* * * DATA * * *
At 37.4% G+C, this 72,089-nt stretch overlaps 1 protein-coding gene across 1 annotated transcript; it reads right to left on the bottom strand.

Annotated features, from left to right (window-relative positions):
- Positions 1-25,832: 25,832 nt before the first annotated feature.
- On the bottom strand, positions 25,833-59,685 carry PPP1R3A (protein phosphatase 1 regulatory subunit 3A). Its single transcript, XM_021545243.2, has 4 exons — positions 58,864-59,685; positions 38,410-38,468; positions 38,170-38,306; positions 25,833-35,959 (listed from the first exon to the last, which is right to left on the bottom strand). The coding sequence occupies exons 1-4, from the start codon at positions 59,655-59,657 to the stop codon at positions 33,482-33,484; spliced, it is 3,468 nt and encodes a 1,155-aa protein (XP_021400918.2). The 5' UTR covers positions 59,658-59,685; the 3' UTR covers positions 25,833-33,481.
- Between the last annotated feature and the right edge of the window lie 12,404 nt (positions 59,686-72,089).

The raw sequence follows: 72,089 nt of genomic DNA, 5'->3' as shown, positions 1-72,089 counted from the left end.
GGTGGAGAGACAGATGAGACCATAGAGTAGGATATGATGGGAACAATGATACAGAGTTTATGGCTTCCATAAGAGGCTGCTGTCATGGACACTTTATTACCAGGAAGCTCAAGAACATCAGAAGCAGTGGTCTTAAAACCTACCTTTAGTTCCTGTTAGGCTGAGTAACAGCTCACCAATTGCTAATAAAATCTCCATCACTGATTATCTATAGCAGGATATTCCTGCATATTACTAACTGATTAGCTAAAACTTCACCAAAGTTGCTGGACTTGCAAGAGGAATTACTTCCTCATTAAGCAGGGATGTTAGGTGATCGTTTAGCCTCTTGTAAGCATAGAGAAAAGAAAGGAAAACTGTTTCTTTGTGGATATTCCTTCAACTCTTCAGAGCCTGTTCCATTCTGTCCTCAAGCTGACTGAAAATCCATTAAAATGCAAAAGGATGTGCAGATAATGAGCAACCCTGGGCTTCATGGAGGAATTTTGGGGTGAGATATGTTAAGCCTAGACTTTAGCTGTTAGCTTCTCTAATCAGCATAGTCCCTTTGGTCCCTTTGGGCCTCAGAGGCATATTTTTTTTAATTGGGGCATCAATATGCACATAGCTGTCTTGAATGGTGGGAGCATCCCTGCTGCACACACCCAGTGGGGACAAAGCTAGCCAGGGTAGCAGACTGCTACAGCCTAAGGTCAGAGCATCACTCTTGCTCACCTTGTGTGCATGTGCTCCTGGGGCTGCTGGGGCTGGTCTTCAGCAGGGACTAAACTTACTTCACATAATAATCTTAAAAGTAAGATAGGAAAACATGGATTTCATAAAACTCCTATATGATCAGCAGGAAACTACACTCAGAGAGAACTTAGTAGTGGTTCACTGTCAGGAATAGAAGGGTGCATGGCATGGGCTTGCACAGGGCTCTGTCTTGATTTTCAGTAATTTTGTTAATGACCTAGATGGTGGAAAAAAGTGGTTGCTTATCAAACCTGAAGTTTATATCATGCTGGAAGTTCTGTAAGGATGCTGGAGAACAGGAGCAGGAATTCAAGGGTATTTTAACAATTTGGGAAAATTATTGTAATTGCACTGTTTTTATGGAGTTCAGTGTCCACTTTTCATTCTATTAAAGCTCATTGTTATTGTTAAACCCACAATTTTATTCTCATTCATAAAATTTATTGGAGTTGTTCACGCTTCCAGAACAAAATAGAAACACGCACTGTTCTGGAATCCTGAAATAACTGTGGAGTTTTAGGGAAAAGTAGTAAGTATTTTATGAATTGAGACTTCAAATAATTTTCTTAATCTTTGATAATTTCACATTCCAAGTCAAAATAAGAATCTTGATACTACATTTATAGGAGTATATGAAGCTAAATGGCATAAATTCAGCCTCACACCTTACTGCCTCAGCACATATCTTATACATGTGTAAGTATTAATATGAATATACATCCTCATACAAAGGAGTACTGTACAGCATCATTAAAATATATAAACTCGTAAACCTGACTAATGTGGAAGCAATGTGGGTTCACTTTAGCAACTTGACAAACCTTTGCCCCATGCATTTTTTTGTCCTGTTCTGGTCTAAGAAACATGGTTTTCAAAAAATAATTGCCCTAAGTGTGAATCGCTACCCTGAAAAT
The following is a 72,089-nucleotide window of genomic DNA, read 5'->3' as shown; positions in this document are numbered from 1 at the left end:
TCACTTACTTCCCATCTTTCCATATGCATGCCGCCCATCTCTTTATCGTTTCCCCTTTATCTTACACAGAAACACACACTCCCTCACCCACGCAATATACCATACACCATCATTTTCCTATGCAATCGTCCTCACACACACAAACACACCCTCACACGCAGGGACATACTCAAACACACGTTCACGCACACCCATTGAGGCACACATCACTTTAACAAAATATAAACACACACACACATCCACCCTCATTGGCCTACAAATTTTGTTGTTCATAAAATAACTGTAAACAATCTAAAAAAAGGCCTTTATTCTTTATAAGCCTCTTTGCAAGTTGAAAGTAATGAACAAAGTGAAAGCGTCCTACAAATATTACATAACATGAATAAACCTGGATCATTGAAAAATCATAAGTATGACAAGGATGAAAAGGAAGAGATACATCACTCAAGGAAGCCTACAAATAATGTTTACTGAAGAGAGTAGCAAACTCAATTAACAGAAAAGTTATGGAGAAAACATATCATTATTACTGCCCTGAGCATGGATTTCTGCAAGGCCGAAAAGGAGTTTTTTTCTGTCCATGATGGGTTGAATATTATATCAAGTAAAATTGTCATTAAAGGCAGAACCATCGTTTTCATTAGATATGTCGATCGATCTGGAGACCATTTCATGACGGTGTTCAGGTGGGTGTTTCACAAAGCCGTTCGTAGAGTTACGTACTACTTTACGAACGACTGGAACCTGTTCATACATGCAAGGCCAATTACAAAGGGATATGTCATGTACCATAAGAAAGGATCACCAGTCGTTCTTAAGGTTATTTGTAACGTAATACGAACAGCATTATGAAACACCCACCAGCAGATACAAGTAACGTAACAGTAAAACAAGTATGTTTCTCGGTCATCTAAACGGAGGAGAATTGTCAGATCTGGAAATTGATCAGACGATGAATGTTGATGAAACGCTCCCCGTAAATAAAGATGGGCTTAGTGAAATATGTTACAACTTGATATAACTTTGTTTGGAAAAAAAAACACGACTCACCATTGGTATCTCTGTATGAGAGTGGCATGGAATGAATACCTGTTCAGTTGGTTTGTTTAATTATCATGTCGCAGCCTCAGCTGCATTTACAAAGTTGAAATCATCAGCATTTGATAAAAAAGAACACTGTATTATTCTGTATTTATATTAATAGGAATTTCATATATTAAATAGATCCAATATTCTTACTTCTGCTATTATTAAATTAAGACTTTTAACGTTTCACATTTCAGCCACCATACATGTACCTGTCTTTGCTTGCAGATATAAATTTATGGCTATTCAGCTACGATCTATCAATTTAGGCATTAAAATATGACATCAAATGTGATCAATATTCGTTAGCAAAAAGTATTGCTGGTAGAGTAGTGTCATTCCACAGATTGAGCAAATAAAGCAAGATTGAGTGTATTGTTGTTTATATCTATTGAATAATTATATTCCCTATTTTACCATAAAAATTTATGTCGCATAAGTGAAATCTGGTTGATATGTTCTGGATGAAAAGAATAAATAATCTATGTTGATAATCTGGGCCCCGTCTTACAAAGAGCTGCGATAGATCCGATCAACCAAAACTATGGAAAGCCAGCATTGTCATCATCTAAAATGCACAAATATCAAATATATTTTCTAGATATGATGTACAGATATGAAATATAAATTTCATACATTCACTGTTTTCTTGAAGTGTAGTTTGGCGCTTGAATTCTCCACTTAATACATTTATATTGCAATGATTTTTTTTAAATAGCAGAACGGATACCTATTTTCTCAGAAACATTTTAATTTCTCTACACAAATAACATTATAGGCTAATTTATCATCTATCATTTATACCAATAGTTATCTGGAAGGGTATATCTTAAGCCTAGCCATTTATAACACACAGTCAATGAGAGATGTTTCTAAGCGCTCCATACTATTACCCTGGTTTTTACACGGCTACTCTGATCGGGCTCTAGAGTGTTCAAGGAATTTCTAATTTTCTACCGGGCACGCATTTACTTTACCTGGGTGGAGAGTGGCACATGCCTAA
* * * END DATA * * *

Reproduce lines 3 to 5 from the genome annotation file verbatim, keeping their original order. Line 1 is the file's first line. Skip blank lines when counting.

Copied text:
- Positions 1-25,832: 25,832 nt before the first annotated feature.
- On the bottom strand, positions 25,833-59,685 carry PPP1R3A (protein phosphatase 1 regulatory subunit 3A). Its single transcript, XM_021545243.2, has 4 exons — positions 58,864-59,685; positions 38,410-38,468; positions 38,170-38,306; positions 25,833-35,959 (listed from the first exon to the last, which is right to left on the bottom strand). The coding sequence occupies exons 1-4, from the start codon at positions 59,655-59,657 to the stop codon at positions 33,482-33,484; spliced, it is 3,468 nt and encodes a 1,155-aa protein (XP_021400918.2). The 5' UTR covers positions 59,658-59,685; the 3' UTR covers positions 25,833-33,481.
- Between the last annotated feature and the right edge of the window lie 12,404 nt (positions 59,686-72,089).